Posted in Education and Special Needs, Fun Side of Nick

Blog #56~ Cap and Gown…. or just gown?

Blog #56~ Cap and Gown…. or just gown?

I unfurled the gown and hung it up so the crease marks would begin to loosen.  While the iron warm up I took a look at the cap and tassel and put it on my head.

“Hmmmmmm, ten bucks that’s not going to stay on Nick’s head.”

If you think about it the graduation cap is a silly looking thing.  You try to walk and the tassel is bouncing around, dangling in your face.  The hat never sits firmly on your head.  Who came up with such a dumb looking cap for such a scholarly milestone?  Here are a few facts I pulled off of Wikipedia about the cap and gown:

cap and gown

 Graduation portrait of Linus Pauling wearing a mortarboard, 1922

“The square academic cap, graduate cap, or mortarboard] (because of its similarity in appearance to the hawk used by bricklayers to hold mortar) or Oxford cap, is an item of academic head dress consisting of a horizontal square board fixed upon a skull-cap, with a tassel attached to the center. In the UK and the US, it is commonly referred to the mortarboard is generally believed by scholars to have developed from the biretta, a similar-looking hat worn by Roman Catholic clergy. The biretta itself may have been a development of the Roman pileus quadratus, a type of skullcap with superposed square and tump.”

I wasn’t sure what moment the tissues would be needed that day.  It happened when I got down the stairs holding the freshly pressed gown.  I saw the family gathered in the living room then it hit me. Gulp, eyes welled up with tears.  So much had happened in the last 19 years to get Nick to this day.

photo (116)

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Armed with an icon strip I made early that morning, we dropped Nick off with Miss R, his teacher.

photo (115)

We waited anxiously for the moment when Nick would be walking in with his senior class.  The processional-*Pomp and Circumstance always gets to me. It’s a powerful song that never ceases to put a lump in my throat, symbolizing pride and valor and victory.  We waited as the classmates fill in the rows of chairs, knowing that with our last name it would be awhile.  Then he appeared…….Big guy Nick!

IMG-20130526-00100 (2)

The first thing I noticed was that he wasn’t wearing his cap….. shocker, right 🙂  He followed the line compliantly with his bare head and distinctive double cowlicks.  I couldn’t help but see how much shorter he stood next to his peers.  At least we could spot him easily amongst the 600+ students.


I guess we didn’t need to waste that Google search on whether the tassel is worn on the left or right side. 🙂 


The senior reflection address given by the Salutatorian made mention of one thing that caught our attention.  “Metea Valley Class of 2013, we have been pioneers for the last four years.  Together we have survived the ACT’s and the winter fire drills of 2009….”  Looks like Nick indirectly got a shout out. 🙂


Considering the size of his class, the ceremony moved swiftly as the roll came from two sides in rapid fire. Nick made his way up to the podium to accept his diploma.  So far so good!  Wait, not so fast……plop there goes the diploma.  The person presenting the diploma picked it up and handed it back to Nick who proceeded to drop it a second time.  Then, as Nick reached the stairs at the end of the stage, he tossed it to the floor.  By now there was a log jam of students lining up behind him trying to get back to their row of seats.  Well, at least he sat quietly and was appropriate through the rest of the ceremony.  Plus, we dodged the DeKalb Fire Department getting called to the scene. All in all, it was a grand day full of family, love, laughter and wait for it…….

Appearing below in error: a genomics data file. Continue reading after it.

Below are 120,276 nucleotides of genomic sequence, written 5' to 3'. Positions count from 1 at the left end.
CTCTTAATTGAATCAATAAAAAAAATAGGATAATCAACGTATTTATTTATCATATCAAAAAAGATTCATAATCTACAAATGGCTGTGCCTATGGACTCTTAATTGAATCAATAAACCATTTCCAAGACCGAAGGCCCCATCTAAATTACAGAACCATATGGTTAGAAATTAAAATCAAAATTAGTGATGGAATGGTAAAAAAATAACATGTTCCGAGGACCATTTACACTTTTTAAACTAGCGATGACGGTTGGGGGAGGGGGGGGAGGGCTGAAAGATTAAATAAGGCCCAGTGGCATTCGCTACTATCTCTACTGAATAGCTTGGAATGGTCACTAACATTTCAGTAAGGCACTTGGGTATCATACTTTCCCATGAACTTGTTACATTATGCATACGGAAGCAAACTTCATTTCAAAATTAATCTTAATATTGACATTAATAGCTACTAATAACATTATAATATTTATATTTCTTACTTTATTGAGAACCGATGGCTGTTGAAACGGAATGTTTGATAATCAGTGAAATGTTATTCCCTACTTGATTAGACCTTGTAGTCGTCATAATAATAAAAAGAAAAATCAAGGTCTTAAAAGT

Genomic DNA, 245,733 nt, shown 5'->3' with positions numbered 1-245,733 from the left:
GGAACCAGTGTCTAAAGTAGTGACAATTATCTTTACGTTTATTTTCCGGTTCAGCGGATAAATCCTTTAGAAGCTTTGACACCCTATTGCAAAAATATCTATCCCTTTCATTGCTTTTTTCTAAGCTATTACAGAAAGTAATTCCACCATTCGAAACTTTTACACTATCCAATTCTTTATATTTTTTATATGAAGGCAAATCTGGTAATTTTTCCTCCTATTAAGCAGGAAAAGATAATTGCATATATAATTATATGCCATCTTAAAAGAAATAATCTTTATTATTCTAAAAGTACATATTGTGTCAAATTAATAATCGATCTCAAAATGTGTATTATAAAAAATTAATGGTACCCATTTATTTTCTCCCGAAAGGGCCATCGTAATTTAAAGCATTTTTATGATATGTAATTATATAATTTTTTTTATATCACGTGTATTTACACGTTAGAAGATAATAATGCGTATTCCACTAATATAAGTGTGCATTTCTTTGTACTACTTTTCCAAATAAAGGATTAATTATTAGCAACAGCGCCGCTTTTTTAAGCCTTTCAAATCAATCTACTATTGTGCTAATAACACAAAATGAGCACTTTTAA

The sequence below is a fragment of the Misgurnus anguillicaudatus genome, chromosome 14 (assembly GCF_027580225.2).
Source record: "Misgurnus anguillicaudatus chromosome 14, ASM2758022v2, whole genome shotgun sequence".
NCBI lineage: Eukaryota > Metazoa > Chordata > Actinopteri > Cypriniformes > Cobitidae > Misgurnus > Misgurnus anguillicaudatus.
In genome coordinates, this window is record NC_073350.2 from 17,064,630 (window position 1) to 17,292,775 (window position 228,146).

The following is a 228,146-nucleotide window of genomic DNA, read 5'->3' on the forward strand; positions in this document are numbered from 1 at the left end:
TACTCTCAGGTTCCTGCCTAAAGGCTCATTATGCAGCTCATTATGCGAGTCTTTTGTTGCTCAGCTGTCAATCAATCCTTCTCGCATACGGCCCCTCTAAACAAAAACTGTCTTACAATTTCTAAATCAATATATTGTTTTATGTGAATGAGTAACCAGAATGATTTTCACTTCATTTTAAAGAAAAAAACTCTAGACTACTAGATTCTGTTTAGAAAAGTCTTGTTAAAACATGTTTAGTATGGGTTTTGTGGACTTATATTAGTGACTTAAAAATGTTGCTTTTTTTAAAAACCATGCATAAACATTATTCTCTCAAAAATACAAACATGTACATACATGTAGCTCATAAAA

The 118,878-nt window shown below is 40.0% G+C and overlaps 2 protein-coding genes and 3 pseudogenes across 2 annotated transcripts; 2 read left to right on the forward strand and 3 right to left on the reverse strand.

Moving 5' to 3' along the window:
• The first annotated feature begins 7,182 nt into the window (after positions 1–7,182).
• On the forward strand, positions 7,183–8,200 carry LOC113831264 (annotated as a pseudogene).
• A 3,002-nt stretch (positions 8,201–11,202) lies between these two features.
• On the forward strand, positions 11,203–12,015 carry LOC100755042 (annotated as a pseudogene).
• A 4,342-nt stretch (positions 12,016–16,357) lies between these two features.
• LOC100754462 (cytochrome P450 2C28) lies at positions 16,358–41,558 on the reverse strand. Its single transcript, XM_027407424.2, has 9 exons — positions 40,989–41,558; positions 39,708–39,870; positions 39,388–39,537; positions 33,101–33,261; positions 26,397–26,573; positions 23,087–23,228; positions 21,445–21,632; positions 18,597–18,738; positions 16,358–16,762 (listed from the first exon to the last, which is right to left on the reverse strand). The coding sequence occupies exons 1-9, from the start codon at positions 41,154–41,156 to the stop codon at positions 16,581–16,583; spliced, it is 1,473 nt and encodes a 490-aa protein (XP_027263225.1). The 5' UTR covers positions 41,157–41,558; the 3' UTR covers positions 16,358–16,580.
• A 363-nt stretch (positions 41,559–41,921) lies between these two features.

You guessed it, chocolate cake!

photo (121)

It was a blessing to have my family in from Texas.  Thanks to Babs, my mom, Laura, Scott, Jenna and Jake for making the trek up.  Al’s parents Jim and Theresa were also a part of the celebration.  Milestones such as graduations much like birthdays are benchmarks to pause and look back at the life we have lived.  If you haven’t read Blog #41~Back to the Future, located in the February 2013 archives I would highly recommend you doing so (don’t forget to grab the tissues.)  Having a child who has Down syndrome and autism has been full of challenges.  His obstacles have been enormous.  Hundreds of hours of physical, occupational and speech therapy, 17 IEP meetings along with blood sweat and tears have molded Nick into the young man that he was meant to be.


It’s been one heck of a ride, and I couldn’t be more proud of Big Guy!  That’s what is in my noggin this week. 🙂


*”Pomp and Circumstance” was composed by Sir Edward Elgar (b. 6/2/1857 d. 2/26/1934). “Pomp and Circumstance” was first performed on October 19, 1901 in Liverpool, England. As the students commence onto the stage they are handed their diplomas and given a handshake. It is at that point the students flip the tassels on their hats.

Posted in Education and Special Needs

Memorial Day Holiday Break

Memorial Day Holiday Break

We are having a great time this weekend with my family (Babs-my mom, Laura-Sis and her husband Scott along with my nephew Jake and Jenna my niece.) Lots of laughs, fake sneezes, whoopee cushion fart humor, elbows rubs and fun. 🙂 Al’s parents (Jim and Theresa) also joined us to celebrate Nick’s graduation from high school held at the Northern Illinois University Convocation Center.